Earlier this spring JuniorBiz, LLC was chosen as 1 of the 16 teams (out of over 30 teams that applied) to participate in the 9th annual Venture Adventure Business Plan Competition. No CSU team had ever won and I was sure I was going to be the first… but I didn’t even make it out of the first round.
Why was losing a good experience for me?
Back to the morning of the competition, I was placed in the same track as the other team from CSU, Frontline. Only 1 team from each track would be selected to move on to the final round. Then all of the second place teams from each track would have to battle it out in an impromptu elevator pitch duel. So in the first round I would be directly competing with a team that sent their CEO to Washington D.C. with the intention of drawing up a governmental contract for their business; along with a team from Oklahoma State and a team from Boston University.
Track 1 was judged by 4 top-notch entrepreneurs from across Northern Colorado. Sue Carroll, owner and chef of Bones Du Jour LLC was the first judge. Joe Grim, a 19-year veteran of Hewlett-Packard was the second. Prue Kaley, owner of NorthernColoradoRentals.com was the third. Peter Olins, co-founder of the Northern Colorado Entrepreneurs Network was the final judge in my track. Thank you, to all of the judges for giving me great feedback.
After giving my 15-minute presentation and 10-minute Q&A session, I felt pretty good about my chances. The presentation went really well and the Q&A was a little choppy but I felt like I answered all of the judge’s questions. My fate was in their hands…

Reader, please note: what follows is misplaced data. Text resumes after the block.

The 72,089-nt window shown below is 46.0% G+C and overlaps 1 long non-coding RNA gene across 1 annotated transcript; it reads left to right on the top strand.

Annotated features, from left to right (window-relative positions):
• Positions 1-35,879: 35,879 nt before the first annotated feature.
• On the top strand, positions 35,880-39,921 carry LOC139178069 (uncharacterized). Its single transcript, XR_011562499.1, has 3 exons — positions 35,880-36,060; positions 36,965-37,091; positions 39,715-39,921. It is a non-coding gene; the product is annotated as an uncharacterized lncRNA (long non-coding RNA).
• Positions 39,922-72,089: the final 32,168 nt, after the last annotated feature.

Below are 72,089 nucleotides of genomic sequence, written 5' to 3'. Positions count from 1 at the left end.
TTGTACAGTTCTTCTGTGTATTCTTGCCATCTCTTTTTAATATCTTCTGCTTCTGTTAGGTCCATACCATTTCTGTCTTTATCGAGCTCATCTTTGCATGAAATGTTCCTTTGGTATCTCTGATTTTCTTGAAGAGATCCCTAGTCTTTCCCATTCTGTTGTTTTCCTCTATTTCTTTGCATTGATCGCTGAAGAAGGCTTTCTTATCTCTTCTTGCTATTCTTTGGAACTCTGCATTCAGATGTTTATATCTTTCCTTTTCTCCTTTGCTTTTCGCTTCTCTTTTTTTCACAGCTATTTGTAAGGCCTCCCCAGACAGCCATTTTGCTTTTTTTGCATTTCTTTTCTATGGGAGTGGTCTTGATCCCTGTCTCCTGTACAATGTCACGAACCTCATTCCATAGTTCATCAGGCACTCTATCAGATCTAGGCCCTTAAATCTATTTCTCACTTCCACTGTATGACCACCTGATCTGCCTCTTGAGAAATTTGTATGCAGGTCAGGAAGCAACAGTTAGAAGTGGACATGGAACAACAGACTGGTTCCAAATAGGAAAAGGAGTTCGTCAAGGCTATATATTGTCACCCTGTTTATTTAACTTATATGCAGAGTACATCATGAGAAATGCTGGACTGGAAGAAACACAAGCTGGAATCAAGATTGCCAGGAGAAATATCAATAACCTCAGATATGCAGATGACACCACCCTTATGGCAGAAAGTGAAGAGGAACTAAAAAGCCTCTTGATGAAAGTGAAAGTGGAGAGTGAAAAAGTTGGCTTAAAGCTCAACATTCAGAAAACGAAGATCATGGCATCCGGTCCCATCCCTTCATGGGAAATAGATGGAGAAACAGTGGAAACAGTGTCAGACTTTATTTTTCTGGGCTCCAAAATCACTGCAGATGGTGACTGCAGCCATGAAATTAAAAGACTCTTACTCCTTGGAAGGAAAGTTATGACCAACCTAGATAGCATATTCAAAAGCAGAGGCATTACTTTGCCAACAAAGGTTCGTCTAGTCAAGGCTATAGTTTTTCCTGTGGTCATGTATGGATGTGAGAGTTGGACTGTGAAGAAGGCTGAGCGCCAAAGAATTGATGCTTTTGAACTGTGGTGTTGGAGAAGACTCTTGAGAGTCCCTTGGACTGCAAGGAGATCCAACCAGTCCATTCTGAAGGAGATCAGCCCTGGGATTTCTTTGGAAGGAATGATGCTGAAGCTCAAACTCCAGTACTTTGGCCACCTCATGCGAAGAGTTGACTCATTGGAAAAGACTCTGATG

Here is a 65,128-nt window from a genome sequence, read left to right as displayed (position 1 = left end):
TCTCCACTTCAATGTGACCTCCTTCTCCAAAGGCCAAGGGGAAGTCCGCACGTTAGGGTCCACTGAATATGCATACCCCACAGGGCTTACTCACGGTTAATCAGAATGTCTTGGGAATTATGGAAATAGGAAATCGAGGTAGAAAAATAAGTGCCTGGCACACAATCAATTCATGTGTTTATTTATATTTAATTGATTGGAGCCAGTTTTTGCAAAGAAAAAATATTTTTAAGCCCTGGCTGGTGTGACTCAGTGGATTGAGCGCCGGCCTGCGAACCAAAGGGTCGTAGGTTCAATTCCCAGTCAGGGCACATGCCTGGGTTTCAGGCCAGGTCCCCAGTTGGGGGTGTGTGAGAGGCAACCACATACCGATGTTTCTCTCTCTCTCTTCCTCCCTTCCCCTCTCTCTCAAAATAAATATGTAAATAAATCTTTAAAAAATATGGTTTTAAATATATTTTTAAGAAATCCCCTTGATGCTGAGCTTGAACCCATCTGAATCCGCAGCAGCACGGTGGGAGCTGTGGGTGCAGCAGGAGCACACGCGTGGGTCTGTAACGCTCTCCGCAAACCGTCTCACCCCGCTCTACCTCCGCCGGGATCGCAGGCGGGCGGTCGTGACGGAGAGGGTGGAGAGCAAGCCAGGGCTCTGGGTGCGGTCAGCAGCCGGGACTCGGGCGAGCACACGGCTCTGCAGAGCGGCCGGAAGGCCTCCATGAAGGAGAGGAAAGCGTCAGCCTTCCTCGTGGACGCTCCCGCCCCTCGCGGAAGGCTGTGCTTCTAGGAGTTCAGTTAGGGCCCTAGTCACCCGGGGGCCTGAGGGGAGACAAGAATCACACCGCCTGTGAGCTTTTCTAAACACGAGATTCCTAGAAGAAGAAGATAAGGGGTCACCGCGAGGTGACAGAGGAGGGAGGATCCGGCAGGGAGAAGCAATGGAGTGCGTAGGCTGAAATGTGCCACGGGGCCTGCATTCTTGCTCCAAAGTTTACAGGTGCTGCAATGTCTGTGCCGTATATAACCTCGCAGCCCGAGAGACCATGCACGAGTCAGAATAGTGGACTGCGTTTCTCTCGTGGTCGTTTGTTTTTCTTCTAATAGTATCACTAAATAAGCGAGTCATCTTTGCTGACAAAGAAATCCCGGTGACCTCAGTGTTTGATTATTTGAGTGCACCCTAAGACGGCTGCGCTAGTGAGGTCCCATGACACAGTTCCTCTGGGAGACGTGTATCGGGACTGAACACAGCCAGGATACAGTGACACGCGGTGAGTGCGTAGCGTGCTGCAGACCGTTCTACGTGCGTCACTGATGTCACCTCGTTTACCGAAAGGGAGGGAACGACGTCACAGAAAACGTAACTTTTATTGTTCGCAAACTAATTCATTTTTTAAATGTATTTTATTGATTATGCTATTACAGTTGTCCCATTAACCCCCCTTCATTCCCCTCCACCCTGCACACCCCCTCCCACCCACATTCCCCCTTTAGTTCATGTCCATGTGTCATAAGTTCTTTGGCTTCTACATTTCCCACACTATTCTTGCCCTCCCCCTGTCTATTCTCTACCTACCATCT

Later that evening, Alyssa Westfall (Venture Adventure Director) announced the finalists. And… Frontline was chosen as the winner of Track 1. (I tried to build suspense just in case you forgot that I didn’t make it!) However, after the 4 finalists were chosen, JuniorBiz was selected as 1 of the teams to compete in the elevator pitch duel. So in 90-seconds I gave it all I had as my last shot to get into the finals. That didn’t work in my favor either, or did it?
JuniorBiz didn’t make it into the final round but this gave me a chance to meet and interact with people from around the country who share my passion for entrepreneurship. I spent Friday night talking to and hanging out with teams from Bowling Green State University, Syracuse University and Oklahoma State University.
I first met Alex and Teddy, from Bowling Green, because Patrick Gill told me they were working on an idea that promotes financial education and planning for students, MEasy Financial. However, they entered into the competition as ChemWise; a company that collects, recycles and sells new and used laboratory chemicals and supplies commonly found in laboratories across the United States. This business had already generated over $20,000 in revenue since January.